Japanese Prime Minister Shinzo Abe, speaking at the convention of his Liberal Democratic Party on March 18, said Japan "cannot be left behind" by an opening world economy. Abe was defending the decision to join the ongoing negotiations between the U.S. and 10 other governments to form what is known as the Trans-Pacific Trading Partnership (TPP).
The significance of Japanese participation in this trade agreement can be illustrated by the fact that the members of the TPP together represent 40 percent of world production. As characterized by David Dreier, a former Republican U.S representative from California, it is a "colossal" trade agreement.
Before joining the negotiations with the other members, the Japanese and the U.S. governments dealt with some outstanding bilateral issues in the automotive and insurance sectors. The imbalance of trade in automobiles is one of the most sensitive issues. While the U.S. in 2012 exported to Japan almost $1 billion in automobiles, Japanese exports of vehicles to the United States in 2011 amounted to $41 billion. For this reason, U.S. Rep. Sander Levin, D-Mich., said Japanese participation in TPP negotiations will be scrutinized closely in Congress.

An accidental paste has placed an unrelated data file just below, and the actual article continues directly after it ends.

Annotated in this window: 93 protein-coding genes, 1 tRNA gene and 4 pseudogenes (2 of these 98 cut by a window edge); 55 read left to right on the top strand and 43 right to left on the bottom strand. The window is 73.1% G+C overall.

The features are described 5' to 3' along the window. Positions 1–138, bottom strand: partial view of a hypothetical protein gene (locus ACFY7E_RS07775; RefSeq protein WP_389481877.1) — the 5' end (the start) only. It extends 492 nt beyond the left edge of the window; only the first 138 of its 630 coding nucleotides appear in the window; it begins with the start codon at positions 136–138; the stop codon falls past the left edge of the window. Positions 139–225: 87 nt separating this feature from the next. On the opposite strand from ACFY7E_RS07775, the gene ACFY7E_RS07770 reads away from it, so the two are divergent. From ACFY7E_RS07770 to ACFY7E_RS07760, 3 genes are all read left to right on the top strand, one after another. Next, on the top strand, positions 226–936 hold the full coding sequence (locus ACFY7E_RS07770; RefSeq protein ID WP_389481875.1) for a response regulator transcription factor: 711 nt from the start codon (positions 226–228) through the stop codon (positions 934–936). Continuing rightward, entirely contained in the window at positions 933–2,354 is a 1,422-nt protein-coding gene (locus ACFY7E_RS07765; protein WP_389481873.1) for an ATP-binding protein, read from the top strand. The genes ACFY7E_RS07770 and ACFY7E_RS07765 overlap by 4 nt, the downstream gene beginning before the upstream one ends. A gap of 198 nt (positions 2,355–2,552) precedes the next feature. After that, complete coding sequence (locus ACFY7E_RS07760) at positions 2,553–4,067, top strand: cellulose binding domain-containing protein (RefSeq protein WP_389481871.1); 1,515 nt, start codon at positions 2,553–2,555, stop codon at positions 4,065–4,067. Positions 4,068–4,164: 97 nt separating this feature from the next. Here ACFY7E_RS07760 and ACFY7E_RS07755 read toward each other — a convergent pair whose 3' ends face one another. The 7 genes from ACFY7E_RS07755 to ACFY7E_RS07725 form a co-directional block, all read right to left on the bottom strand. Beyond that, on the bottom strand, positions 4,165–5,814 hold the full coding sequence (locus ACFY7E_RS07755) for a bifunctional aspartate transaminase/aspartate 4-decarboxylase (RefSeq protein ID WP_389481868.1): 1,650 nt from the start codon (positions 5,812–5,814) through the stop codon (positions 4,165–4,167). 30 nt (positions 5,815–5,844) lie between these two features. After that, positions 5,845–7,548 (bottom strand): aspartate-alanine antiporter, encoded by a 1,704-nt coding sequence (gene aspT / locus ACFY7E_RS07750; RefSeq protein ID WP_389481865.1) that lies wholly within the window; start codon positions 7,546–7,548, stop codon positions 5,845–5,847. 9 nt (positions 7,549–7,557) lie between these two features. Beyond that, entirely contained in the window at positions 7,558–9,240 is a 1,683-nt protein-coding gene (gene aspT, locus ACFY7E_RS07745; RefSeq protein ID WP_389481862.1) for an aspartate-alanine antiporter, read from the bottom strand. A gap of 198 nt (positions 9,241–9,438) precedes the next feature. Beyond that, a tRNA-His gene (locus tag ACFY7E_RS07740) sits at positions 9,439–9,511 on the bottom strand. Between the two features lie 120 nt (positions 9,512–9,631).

Negotiations between Australia, Brunei, Canada, Chile, Japan, Malaysia, Mexico, New Zealand, Peru, Singapore, the U.S. and Vietnam are expected to conclude by the end of this year.
Isaac Cohen is an international analyst and consultant, a commentator on economic and financial issues for CNN en Espaņol TV and radio, and a former director, UNECLAC Washington Office.
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